The people of Nicaragua, it was recently decided, should not read about adjustment problems suffered by Palestinian youths training in the Soviet Union.

Nor should they read, it was also decided, about U.S. intelligence estimates that Cuban troop strength in Angola has risen or about a call for elections and increased liberties in their own country from the Nicaraguan ambassador to Washington.

Assigned to make these decisions is Nelba Blandon, a 24-year-old wearing designer jeans who earned a law degree from the University of Leon in 1980 and has been the country's chief censor since the Sandinista government decreed a state of emergency March 15.

"I would not like it if I were a journalist and my work was censored," she said in an interview, smiling easily under short-cropped hair.

"But unfortunately, the history of our last three years has shown us that the newspapers have led us into genuinely dangerous situations. In the three years since our revolution, some media have provoked disorientation among the people, uncertainties."

As a result, for the last nine months Blandon and her youthful staff from the Interior Ministry's Media Department have had the last word, sometimes after consultations with superiors, on what appears in Nicaragua's three daily newspapers and a few smaller publications.

Their decisions occasionally have widely known results. Ambassador Francisco Fiallos, for example, left his post after he criticized the Sandinista government in an interview that was kept from the Nicaraguan reading public but found its way into the U.S. press. One of his main complaints was press censorship.

Most decisions have less widely known results. Few Nicaraguans or foreigners found out, for example, that writers at La Prensa newspaper urged an investigation to determine whether a Nicaraguan helicopter that crashed Dec. 9, killing 75 children and 11 adults, might have been overloaded.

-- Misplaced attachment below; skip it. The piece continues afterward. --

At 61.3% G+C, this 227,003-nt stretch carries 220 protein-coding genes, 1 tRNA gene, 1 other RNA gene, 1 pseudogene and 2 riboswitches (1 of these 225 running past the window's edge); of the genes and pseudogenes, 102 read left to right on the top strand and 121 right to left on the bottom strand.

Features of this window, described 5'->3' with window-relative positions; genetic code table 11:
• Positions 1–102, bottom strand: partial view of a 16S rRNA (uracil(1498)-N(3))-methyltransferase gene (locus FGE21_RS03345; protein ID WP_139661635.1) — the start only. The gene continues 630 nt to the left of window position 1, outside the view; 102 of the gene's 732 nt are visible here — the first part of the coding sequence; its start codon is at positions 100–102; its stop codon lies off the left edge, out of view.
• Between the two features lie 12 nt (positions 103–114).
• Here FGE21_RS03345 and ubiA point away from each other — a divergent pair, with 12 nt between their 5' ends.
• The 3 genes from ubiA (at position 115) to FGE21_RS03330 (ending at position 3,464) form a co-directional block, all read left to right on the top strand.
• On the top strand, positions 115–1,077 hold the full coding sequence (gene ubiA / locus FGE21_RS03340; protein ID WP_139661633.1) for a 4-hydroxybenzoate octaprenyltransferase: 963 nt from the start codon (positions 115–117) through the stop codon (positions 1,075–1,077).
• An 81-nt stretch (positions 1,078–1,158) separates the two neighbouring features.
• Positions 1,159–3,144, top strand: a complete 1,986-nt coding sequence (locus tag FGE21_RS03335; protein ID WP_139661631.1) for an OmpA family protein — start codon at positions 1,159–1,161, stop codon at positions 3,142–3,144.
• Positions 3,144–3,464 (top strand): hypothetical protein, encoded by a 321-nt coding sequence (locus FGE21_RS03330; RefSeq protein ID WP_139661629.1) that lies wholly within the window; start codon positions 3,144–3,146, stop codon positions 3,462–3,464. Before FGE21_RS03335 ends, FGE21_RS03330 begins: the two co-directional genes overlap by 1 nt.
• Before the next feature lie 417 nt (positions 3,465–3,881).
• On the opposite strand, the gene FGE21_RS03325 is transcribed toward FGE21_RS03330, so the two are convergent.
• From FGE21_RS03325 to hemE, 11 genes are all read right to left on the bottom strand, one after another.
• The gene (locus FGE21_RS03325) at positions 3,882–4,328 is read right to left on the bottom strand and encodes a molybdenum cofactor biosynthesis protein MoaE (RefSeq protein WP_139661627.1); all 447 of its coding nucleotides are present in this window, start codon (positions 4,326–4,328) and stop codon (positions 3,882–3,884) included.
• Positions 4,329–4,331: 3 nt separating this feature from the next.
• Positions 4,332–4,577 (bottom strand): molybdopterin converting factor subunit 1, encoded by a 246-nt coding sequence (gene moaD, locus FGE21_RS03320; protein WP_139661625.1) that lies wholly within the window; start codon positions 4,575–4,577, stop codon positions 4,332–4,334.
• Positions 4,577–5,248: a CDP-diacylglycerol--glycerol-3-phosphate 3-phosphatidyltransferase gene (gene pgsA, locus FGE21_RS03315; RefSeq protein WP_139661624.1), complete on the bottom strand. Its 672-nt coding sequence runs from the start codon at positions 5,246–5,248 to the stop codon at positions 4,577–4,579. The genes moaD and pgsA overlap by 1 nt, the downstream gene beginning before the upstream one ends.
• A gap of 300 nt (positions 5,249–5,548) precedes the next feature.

The editorial was censored. It was judged out of line with a government campaign denouncing U.S.-backed counterrevolutionary guerrillas whose attacks along the Honduras border were the reason for the fatal evacuation flight.

"We cannot permit at this time that these gentlemen try to endorse these crimes," Blandon said. "The victims are peasants and children."

La Prensa, an afternoon daily under editor Pedro Joaquin Chamorro Barrios, has become a particular problem for Blandon. It has adopted a policy of broad and sometimes pugnacious opposition to the Sandinista leadership, charging that the revolutionaries have reneged on promises of political pluralism.

The combative posture comes naturally to La Prensa. It also was a major opponent of Anastasio Somoza, the dictator whom the Sandinistas overthrew in July 1979, and was shut down several times by Somoza's own officialdom. The 1978 murder of its editor -- the father of the current editor -- was blamed on associates of Somoza and strengthened the opposition movement that led to the Sandinista victory.

Blandon has fewer problems with Barricada, organ of the ruling Sandinista National Liberation Front, or El Nuevo Diario, which is openly enthusiastic about the government. But, according to journalists at the two morning newspapers, both have had items censored by Blandon's office.

"As a journalist, I cannot agree" with censorship, said Xavier Chamorro, editor of El Nuevo Diario and uncle of La Prensa's editor. "We cannot agree. But we understand it. After all, we are in a war on the border."

Nicaragua's government and private radios and its government television news are exempt from prior censorship, as are outgoing dispatches by foreign correspondents. Blandon said she has talked to Nicaraguan broadcast editors and found them to be "ethical journalists" whom she can trust to exercise good judgment.

La Prensa, on the other hand, was shut down three weeks ago for two days as punishment for having published a banned article and shown "an antipatriotic attitude" by passing along to foreign embassies articles that Blandon and her staff had prevented from appearing in the newspaper.

A member of the newspaper's staff said excised articles continue to be sent to embassies, including those of the United States and the Soviet Union, on grounds that they are delivered in envelopes and thus constitute private correspondence. But Deputy Interior Minister Rene Vivas called in La Prensa executives last week--after the Fiallos interview--and warned them again to halt the distribution, warning of "drastic measures" if they persist.

Blandon said the government has a particular quarrel with La Prensa because its editors "try to deny that there is a revolution in this country and that our interests are those of the working class."

"They sometimes make themselves into spokesmen for the enemy," she added. "Unfortunately, we have to censor it."